Myanmar: Government exempts emeralds and diamonds from Special Commodity Tax
The government has decided to exempt emeralds and diamonds from Special Commodity Tax (SCT) with immediate effect. Raw and uncut emeralds and diamonds were taxed at the rate of 10% and their processed and cut variants were taxed at the rate of 5% until recently. Further, the government has abolished the 5% commercial tax on gold nuggets.
The government expects the tax exemptions will lead to a decline in the smuggling of the mentioned items and lead to an increase in their import through legal channels. The tax waivers are also expected to provide a much needed boost to the country’s gems and jewellery sector.
Laos: Profit tax and land lease fee exemptions announced for tourism investors
According to Laos’ Deputy Minister of Information, Culture & Tourism, Ounethouang Khaophanh, foreign investors in the country’s tourism sector will be exempted from the payment of profit tax for four years and land lease fees for ten years. To qualify for the incentives, foreign investors should invest in the development of infrastructure and facilities at the country’s newly identified sites of tourist interest.
In 2016, a study commissioned by the government identified more than 2100 potential sites of tourist interest in the country. Only 40% of those sites have been developed into visitor sites. The government’s latest move comes as part of its bid to upgrade the country’s tourism infrastructure through funding from foreign investors.
Malaysia: GST exempted for supplies directly related to exported goods
Malaysia’s finance ministry recently issued an order exempting suppliers from the need to charge Goods and Services Tax (GST) on certain goods and services directly connected to exports. The GST relief, which came into effect from July 1, 2017, will apply to four broad categories of services and supplies directly connected to exports and export processing. These include handling or storage services related to goods for export; services provided by a company with licensed manufacturing warehouse status or a business operating in a free zone; research and development (R&D) services related to goods for export; and tools or machines which are highly specialized in nature and used for the manufacture of goods in Malaysia for export.
To qualify for the GST waiver, the recipient of the goods and services must be an overseas customer of foreign nationality, who is resident abroad at the time of receiving the goods and services, and who does not own a business entity in Malaysia. Certain categories of the aforementioned goods will require the approval of Malaysia’s Director General of Customs to avail of the GST waiver. Further, the goods for which the supplies are made must be exported within a period of 60 days from the date of the completion of the services.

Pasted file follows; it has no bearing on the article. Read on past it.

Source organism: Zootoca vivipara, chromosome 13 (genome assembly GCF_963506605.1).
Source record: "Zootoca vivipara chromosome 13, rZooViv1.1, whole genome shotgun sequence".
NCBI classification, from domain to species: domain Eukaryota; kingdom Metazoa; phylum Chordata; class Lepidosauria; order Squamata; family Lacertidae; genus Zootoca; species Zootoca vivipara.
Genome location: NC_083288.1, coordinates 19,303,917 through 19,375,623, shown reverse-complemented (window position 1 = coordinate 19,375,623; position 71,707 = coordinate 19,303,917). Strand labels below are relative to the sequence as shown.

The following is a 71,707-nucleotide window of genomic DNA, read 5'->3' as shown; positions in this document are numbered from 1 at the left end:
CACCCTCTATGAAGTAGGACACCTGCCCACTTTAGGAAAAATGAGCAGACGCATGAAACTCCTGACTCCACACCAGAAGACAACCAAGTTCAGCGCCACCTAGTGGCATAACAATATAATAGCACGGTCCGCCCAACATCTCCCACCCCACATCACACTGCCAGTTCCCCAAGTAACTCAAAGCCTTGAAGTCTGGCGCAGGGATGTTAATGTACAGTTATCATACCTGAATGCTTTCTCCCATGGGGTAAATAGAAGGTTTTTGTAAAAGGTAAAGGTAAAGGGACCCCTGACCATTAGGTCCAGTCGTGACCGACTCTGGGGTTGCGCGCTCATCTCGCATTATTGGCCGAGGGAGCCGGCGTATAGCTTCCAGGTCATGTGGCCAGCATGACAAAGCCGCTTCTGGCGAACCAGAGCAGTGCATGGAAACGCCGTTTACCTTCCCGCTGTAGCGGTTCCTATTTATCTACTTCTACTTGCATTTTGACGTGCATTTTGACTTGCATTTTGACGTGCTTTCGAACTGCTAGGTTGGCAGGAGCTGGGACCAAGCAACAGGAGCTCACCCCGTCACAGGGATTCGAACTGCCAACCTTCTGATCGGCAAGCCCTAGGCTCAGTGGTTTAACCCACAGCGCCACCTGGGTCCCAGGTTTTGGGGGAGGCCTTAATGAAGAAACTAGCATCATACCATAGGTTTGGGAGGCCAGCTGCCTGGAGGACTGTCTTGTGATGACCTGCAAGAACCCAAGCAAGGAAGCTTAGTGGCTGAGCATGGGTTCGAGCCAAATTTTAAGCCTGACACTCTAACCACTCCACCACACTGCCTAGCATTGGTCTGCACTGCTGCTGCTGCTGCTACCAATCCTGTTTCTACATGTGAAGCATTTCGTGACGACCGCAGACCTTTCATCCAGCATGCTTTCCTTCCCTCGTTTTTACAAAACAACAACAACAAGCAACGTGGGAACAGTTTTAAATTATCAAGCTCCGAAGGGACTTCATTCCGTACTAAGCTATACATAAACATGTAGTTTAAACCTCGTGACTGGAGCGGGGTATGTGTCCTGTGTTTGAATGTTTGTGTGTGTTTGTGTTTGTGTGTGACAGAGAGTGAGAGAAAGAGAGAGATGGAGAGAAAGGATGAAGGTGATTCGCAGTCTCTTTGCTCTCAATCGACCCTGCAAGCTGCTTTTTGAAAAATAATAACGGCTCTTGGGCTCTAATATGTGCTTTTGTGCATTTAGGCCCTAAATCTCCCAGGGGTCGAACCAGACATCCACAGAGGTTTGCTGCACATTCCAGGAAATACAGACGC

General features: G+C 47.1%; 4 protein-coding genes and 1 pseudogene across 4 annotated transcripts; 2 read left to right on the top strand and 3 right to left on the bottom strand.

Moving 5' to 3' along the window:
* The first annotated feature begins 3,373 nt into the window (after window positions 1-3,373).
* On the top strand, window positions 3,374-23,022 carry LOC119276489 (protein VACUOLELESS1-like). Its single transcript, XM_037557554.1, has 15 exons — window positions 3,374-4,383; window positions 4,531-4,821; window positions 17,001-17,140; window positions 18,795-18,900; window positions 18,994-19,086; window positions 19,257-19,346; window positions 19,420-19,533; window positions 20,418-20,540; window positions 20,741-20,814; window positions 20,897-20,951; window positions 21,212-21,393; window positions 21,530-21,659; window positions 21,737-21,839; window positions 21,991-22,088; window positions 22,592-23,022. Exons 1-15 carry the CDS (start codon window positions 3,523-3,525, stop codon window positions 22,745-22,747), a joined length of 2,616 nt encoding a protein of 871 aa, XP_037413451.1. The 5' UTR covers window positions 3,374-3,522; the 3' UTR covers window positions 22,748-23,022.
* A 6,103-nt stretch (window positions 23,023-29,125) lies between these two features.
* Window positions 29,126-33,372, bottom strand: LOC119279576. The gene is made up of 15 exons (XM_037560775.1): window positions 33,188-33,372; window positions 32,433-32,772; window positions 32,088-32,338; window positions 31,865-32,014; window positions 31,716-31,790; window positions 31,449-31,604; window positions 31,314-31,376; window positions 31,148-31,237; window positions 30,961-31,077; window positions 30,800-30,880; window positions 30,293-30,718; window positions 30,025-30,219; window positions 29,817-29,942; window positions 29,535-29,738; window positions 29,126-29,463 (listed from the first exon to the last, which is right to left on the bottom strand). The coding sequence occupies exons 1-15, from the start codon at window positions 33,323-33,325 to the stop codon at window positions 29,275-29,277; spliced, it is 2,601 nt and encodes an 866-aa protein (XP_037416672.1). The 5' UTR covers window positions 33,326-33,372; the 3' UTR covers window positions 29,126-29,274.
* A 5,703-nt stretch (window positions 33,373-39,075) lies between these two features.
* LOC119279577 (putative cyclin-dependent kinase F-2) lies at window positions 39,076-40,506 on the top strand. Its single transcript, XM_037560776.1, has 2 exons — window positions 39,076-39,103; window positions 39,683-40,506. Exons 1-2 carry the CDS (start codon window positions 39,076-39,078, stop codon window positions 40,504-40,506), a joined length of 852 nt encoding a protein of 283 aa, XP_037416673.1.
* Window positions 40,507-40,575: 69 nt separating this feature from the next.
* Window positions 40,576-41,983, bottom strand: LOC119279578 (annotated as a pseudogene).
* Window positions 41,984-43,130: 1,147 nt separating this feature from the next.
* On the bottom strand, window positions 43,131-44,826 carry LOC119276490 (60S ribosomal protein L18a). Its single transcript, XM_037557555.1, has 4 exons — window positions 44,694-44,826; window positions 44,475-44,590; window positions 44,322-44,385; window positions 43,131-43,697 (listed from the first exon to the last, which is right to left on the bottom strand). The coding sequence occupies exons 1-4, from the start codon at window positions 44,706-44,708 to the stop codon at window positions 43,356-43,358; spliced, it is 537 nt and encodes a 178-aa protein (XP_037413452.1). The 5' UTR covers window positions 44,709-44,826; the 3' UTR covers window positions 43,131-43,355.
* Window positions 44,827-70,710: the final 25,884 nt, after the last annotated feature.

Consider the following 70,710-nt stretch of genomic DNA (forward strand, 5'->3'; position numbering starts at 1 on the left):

Myanmar: Trade in construction materials, hospital equipment and agricultural goods opened to foreign companies
Foreign companies will now be allowed to engage in both retail and wholesale trade in construction materials, hospital equipment, and agricultural goods such as seeds, fertilizers and pesticides. Previously, overseas firms were allowed to trade in these commodities only if they entered into a joint venture with a local company. The Myanmar ministry of commerce’s latest decision to open these sectors to foreign wholly foreign-owned enterprises (WFOEs) comes as part of its bid to make the domestic market more competitive.
According to the commerce ministry, there have been complaints from local traders about the presence of poor quality products smuggled from across the country’s land borders. The liberalization of trade in these sectors is expected to lead to the availability of better-quality equipment and materials in Myanmar. However, foreign companies have been urged to comply with prescribed health and safety codes and internationally accepted trade procedures. They will also be required to open bank accounts in Myanmar with foreign capital.
Malaysia: Tourism tax comes into effect from August 1
Malaysia’s customs department has announced that with effect from August 1, foreign visitors as well as domestic tourists will have to pay a tourism tax to operators of different types of accommodation. The tax, which has to be paid regardless of business or leisure travel, has been fixed at RM20 (US$5) for five-star hotels, RM10 (US$2.5) for four-star, RM5 (US$1.25) for three-star, and RM2.5 (US$0.62) for non-rated accommodation.
Accommodations such as traditional kampong stays and homestays as well as premises with less than 10 rooms are exempted from the new tax. The tourism tax will be levied over and above the goods and services tax and service charges.